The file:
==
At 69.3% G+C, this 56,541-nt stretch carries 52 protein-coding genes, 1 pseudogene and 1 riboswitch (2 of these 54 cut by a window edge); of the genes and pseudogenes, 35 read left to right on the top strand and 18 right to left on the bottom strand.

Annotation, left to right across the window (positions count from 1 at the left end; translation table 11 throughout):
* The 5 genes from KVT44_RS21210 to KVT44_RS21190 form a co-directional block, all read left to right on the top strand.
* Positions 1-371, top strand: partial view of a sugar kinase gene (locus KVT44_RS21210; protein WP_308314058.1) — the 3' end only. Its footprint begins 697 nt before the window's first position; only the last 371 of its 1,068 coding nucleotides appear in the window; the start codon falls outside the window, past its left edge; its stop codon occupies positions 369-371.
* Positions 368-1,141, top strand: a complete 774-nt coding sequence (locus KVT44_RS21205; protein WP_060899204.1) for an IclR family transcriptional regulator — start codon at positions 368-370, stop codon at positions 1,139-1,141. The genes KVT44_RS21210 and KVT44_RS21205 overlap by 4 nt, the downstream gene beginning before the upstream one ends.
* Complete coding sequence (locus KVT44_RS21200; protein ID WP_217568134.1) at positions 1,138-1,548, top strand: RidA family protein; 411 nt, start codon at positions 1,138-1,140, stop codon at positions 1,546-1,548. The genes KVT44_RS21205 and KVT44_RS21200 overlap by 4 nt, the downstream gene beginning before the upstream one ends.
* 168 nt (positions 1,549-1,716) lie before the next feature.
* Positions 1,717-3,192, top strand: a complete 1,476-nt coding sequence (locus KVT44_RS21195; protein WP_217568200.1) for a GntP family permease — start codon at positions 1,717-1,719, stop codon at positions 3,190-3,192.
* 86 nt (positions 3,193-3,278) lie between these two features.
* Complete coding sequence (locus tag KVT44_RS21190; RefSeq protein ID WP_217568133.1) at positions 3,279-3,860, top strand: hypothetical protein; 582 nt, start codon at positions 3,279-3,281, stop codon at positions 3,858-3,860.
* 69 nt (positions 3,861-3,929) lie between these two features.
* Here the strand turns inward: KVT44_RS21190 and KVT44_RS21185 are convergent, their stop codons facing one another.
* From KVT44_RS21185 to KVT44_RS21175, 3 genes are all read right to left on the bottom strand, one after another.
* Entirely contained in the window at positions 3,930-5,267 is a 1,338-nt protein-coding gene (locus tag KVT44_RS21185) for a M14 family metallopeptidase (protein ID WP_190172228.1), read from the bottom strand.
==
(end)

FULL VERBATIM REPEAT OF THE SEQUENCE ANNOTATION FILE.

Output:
At 69.3% G+C, this 56,541-nt stretch carries 52 protein-coding genes, 1 pseudogene and 1 riboswitch (2 of these 54 cut by a window edge); of the genes and pseudogenes, 35 read left to right on the top strand and 18 right to left on the bottom strand.

Annotation, left to right across the window (positions count from 1 at the left end; translation table 11 throughout):
* The 5 genes from KVT44_RS21210 to KVT44_RS21190 form a co-directional block, all read left to right on the top strand.
* Positions 1-371, top strand: partial view of a sugar kinase gene (locus KVT44_RS21210; protein WP_308314058.1) — the 3' end only. Its footprint begins 697 nt before the window's first position; only the last 371 of its 1,068 coding nucleotides appear in the window; the start codon falls outside the window, past its left edge; its stop codon occupies positions 369-371.
* Positions 368-1,141, top strand: a complete 774-nt coding sequence (locus KVT44_RS21205; protein WP_060899204.1) for an IclR family transcriptional regulator — start codon at positions 368-370, stop codon at positions 1,139-1,141. The genes KVT44_RS21210 and KVT44_RS21205 overlap by 4 nt, the downstream gene beginning before the upstream one ends.
* Complete coding sequence (locus KVT44_RS21200; protein ID WP_217568134.1) at positions 1,138-1,548, top strand: RidA family protein; 411 nt, start codon at positions 1,138-1,140, stop codon at positions 1,546-1,548. The genes KVT44_RS21205 and KVT44_RS21200 overlap by 4 nt, the downstream gene beginning before the upstream one ends.
* 168 nt (positions 1,549-1,716) lie before the next feature.
* Positions 1,717-3,192, top strand: a complete 1,476-nt coding sequence (locus KVT44_RS21195; protein WP_217568200.1) for a GntP family permease — start codon at positions 1,717-1,719, stop codon at positions 3,190-3,192.
* 86 nt (positions 3,193-3,278) lie between these two features.
* Complete coding sequence (locus tag KVT44_RS21190; RefSeq protein ID WP_217568133.1) at positions 3,279-3,860, top strand: hypothetical protein; 582 nt, start codon at positions 3,279-3,281, stop codon at positions 3,858-3,860.
* 69 nt (positions 3,861-3,929) lie between these two features.
* Here the strand turns inward: KVT44_RS21190 and KVT44_RS21185 are convergent, their stop codons facing one another.
* From KVT44_RS21185 to KVT44_RS21175, 3 genes are all read right to left on the bottom strand, one after another.
* Entirely contained in the window at positions 3,930-5,267 is a 1,338-nt protein-coding gene (locus tag KVT44_RS21185) for a M14 family metallopeptidase (protein ID WP_190172228.1), read from the bottom strand.